About The Author

Rebecca Walzak
rjbWalzak Consulting, Inc. was founded and is led by Rebecca Walzak, a leader in operational risk management programs in all areas of the consumer lending industry. In addition to consulting experience in mortgage banking, student lending and other types of consumer lending, she has hands on practical experience in these organizations as well as having held numerous positions from top to bottom of the consumer lending industry over the past 25 years.

The Changes Ahead


With the recent announcement by the new administration that the Dodd-Frank Act would be reviewed, lenders began anticipating the reversal of the numerous regulations put in place after the mortgage crisis of 2008-2009. The creation of the Consumer Financial Protection Bureau (“CFPB”) brought with it a plethora of new requirements and restrictions on all types of consumer lending, not just mortgages. However, mortgage lenders, identified as the drivers of the financial collapse, were without a doubt the hardest hit, and not just with regulations. The CFPB exams, which many times resulted in penalties and fines for lenders, were particularly onerous as were the costly technological revisions that the new regulations required. But before we pop the bottles of champagne, we need to take a minute and consider what exactly is likely to happen and what these changes will actually mean to mortgage lenders.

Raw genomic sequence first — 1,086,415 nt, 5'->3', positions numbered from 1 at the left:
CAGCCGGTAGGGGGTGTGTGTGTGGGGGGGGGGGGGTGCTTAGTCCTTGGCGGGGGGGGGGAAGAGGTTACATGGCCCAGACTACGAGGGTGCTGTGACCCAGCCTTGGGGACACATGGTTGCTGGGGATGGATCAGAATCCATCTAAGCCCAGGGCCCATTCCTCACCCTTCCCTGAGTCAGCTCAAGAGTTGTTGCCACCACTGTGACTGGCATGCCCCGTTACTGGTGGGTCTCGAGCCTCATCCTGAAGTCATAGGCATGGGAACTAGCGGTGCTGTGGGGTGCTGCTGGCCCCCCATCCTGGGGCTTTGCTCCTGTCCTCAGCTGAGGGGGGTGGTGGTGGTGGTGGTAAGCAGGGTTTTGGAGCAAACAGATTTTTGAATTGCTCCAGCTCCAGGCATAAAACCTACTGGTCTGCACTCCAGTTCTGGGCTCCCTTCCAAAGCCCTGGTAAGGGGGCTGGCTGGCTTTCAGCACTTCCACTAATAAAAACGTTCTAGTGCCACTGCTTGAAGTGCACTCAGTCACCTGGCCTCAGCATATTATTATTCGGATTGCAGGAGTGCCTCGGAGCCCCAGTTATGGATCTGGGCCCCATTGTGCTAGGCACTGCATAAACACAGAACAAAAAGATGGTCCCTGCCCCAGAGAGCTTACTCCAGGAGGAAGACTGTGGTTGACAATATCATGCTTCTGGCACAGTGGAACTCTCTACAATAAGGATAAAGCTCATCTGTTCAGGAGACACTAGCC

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Recognizing that any changes in the current regulatory environment must come through Congressional action means that regardless of how urgent we feel that these changes are needed they will take time to accomplish. While the expected timing of the changes varies greatly, we can also expect a tremendous amount of push-back from proponents of the current regulatory environment. In addition, the proposed changes will require significant legal review as the depth and breadth of the current regulations impact much more than mortgage lending. One other thought to keep in mind is the old saying “be careful what you wish for, you just may get it.” So, while there is intense anticipation of the elimination of Dodd-Frank, we need to be prudent and carefully evaluate what is included in each proposal and thoroughly evaluate the potential impacts, both positive and negative. Having said that, let’s look at what is on the table already.